“An important and elegant book . . . a prison memoir enlarged into a family history.”—The New Republic
“Clear and compelling . . . engaging and informative—a gripping tribute to human dedication and a cogent indictment of a corrupt regime.”—Washington Independent Review of Books
“[Rosewater] is not only a fascinating, human exploration into Bahari’s personal experience . . . it also provides insight into the shared experience of those affected by repressive governments everywhere.”—Mother Jones
“A damning account . . . [Rosewater] turns a lens not only on Iran’s surreal justice system but on the history and culture that helped produce it.”—The Washington Post
“[Rosewater] is a unique achievement. It is a story not just of political cruelty (a subject Bahari treats movingly), but also about the two poles of Iranian political culture, bent together in upheaval.”—The Guardian (UK)
“A beautifully written account of life in Iran, filled with insights not only into the power struggles and political machinations but into the personal, emotional lives of the people living in that complicated country. Maziar Bahari is a brave man and a wonderful storyteller.”—Fareed Zakaria
From the Trade Paperback edition.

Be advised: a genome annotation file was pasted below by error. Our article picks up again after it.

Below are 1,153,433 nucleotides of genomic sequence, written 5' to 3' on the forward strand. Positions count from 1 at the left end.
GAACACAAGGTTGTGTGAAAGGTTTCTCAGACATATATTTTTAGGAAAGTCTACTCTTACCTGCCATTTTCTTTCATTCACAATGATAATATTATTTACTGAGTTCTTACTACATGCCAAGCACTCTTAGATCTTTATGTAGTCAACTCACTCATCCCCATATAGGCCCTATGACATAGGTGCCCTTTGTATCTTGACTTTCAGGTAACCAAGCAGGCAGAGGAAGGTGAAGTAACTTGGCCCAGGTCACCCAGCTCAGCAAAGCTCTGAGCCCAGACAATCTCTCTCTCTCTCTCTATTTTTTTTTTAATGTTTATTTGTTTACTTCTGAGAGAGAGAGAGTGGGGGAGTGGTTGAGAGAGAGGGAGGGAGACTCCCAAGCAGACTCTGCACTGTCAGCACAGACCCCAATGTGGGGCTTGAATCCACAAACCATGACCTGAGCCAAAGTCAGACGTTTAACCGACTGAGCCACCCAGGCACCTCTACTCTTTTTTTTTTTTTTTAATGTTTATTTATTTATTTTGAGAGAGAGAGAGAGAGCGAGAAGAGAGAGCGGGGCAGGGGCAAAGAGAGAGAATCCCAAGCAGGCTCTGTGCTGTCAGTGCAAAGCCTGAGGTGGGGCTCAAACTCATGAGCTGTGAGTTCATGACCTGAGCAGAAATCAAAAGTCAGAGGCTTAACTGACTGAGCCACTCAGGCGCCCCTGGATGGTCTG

In The Fall of the Ottomans, award-winning historian Eugene Rogan brings the First World War and its immediate aftermath in the Middle East to vivid life, uncovering the often ignored story of the region's crucial role in the conflict. Bolstered by German money, arms, and military advisors, the Ottomans took on the Russian, British, and French forces, and tried to provoke Jihad against the Allies in their Muslim colonies. Unlike the static killing fields of the Western Front, the war in the Middle East was fast-moving and unpredictable, with the Turks inflicting decisive defeats on the Entente in Gallipoli, Mesopotamia, and Gaza before the tide of battle turned in the Allies' favor. The great cities of Baghdad, Jerusalem, and, finally, Damascus fell to invading armies before the Ottomans agreed to an armistice in 1918.
The postwar settlement led to the partition of Ottoman lands between the victorious powers, and laid the groundwork for the ongoing conflicts that continue to plague the modern Arab world. A sweeping narrative of battles and political intrigue from Gallipoli to Arabia, The Fall of the Ottomans is essential reading for anyone seeking to understand the Great War and the making of the modern Middle East.
Horse Soldiers is the dramatic account of a small band of Special Forces soldiers who secretly entered Afghanistan following 9/11 and rode to war on horses against the Taliban. Outnumbered forty to one, they pursued the enemy army across the mountainous Afghanistan terrain and, after a series of intense battles, captured the city of Mazar-i-Sharif, which was strategically essential to defeat their opponent throughout the country.
The bone-weary American soldiers were welcomed as liberators as they rode into the city, and the streets thronged with Afghans overjoyed that the Taliban regime had been overthrown.